SSD for MacPro2011

Discussion in 'Mac Pro' started by VicB, May 30, 2015.

  1. VicB

    VicB Well-Known Member

    Sep 6, 2008
    Likes Received:
    I'm considering upgrading the stock HDD (500GB) that came with my old, trusty MacPro to an SSD. Any recommendations of a brand/type & any things to consider when installing / starting up with it? Minimum capacity of the SSD should be 250GB & preferred is 500GB. TIA!
  2. MacSonic 779

    MacSonic 779 Member

    Jul 6, 2007
    Likes Received:
    The Samsung 840 Pro or EVO is usually the most popular brand and there is already the Samsung 850 Pro. You can also look into other brands like SanDisk SSD. For Samsung SSD you can check at TipidPC, Ynzal MKT or at Villman Computers. You can install the SSD at your Mac Pro's drive bays using an adapter. SSDs will make your classic Mac Pro like "Brand New" at they bring faster boot ups and snappy opening of apps.


    Newertech YNZAL | We fuel creativity. - NewerTech AdaptaDrive 2.5 to 3.5 Drive Bay adapter solution [NWTADPTADRV] for sale in Manila, Philippines
    YNZAL | We fuel creativity. - Sonnet Transposer 2.5 SSD to 3.5 Adapter [TP-25ST35TA] for sale in Manila, Philippines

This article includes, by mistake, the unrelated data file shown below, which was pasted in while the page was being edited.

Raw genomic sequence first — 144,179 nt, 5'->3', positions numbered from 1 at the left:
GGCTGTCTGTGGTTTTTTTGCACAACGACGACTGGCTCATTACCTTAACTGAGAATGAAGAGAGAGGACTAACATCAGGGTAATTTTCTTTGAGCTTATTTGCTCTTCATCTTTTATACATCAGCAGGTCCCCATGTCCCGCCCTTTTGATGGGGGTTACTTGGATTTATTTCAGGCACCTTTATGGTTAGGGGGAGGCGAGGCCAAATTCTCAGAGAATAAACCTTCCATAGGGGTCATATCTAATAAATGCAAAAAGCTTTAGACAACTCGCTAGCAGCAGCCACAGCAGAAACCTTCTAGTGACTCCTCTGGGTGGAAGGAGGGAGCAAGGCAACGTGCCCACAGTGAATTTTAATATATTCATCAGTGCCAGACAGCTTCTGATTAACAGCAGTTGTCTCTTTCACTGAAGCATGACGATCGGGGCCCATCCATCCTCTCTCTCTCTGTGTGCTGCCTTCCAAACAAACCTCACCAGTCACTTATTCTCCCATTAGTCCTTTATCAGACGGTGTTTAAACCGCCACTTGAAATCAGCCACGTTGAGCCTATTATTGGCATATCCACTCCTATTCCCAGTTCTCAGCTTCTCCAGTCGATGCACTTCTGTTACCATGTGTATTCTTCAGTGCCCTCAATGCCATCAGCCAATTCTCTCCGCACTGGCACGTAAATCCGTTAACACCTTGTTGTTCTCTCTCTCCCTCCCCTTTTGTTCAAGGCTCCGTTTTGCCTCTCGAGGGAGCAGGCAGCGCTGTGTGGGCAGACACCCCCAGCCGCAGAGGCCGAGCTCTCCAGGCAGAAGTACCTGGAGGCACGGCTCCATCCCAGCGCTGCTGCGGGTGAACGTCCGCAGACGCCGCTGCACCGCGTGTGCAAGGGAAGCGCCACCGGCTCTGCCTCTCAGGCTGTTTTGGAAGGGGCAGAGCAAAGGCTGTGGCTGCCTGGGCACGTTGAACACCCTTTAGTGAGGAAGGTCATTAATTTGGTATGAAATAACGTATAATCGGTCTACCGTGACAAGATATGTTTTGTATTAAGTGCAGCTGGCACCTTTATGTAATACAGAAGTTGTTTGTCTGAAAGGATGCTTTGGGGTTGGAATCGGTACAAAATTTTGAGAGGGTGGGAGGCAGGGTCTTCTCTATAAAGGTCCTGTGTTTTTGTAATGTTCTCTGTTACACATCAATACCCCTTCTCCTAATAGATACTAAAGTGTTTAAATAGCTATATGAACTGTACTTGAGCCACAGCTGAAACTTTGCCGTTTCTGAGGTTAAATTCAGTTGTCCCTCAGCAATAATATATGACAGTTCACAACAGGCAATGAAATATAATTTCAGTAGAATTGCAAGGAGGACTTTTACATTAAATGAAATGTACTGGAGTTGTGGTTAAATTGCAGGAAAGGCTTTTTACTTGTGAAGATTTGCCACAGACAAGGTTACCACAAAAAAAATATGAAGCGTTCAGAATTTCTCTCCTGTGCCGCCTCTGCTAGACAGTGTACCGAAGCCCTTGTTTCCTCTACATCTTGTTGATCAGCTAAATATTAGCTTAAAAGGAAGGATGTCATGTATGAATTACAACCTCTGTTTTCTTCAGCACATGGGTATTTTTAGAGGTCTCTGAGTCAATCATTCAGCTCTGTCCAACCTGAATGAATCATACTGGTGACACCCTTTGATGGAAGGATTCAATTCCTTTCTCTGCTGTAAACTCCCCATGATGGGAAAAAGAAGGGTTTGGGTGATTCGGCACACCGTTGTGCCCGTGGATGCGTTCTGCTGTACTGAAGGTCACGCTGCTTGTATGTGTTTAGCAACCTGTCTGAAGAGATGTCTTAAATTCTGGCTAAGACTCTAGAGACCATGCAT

If installed at the drive bay you'll get SATA 2 speeds, roughly around 250mbps. If you want SATA 3 speeds of around 450 to 500mbps, you can install it via your Mac Pro's PCIe slot using a adapter of either the Sonnet Tempo or the Apricorn Duo X2. For the Sonnet Tempo, you can inquire at Ynzal Mkt as they are the local distributor here. They had a sale last Christmas on the Sonnet Tempo and got sold out quickly.

    Sonnet - Tempo SSD PCIe Card Adapter


    Just a side note, you may need to install "Trim Enabler". It's an open source app created by a software developer, Cindori. This Trim app is to prolong the life of any SSD and avoid degration. They say, as you read and write thru your SSD for long periods of time, it's life shortens. I know SSDs have no moving parts so they are expected to last longer compared to mechanical HDs.

    Another option is using SSD PCIe blades similar to what is being used at Macbook Airs, MBPros or the new black Mac Pro. I am currently using a Samsung XP941 SSD blade at my Mac Pro. It's bootable and quite fast. You will need a Lyncom adapter. From a cold boot up, starting from the chime sound up to reaching the desktop, I get around 19 seconds.


    Speed Test on the Samsung XP941 on a Classic Mac Pro


    Lab test on SSD blades on the classic Mac Pro
    Samsung XP941 M.2 (NGFF) PCIe SSD in a Mac Pro tower

    Just a side note, with SSD blades, if it should expire ( knock on wood ) all files are not possible for recovery. I got this info from a Mac Technician guy. My friend's MacBook Pro's SSD expired and all his files were lost. Best to have a backup of your SSD.
    #2 MacSonic 779, Jun 1, 2015
    Last edited: Jun 1, 2015
    VicB likes this.

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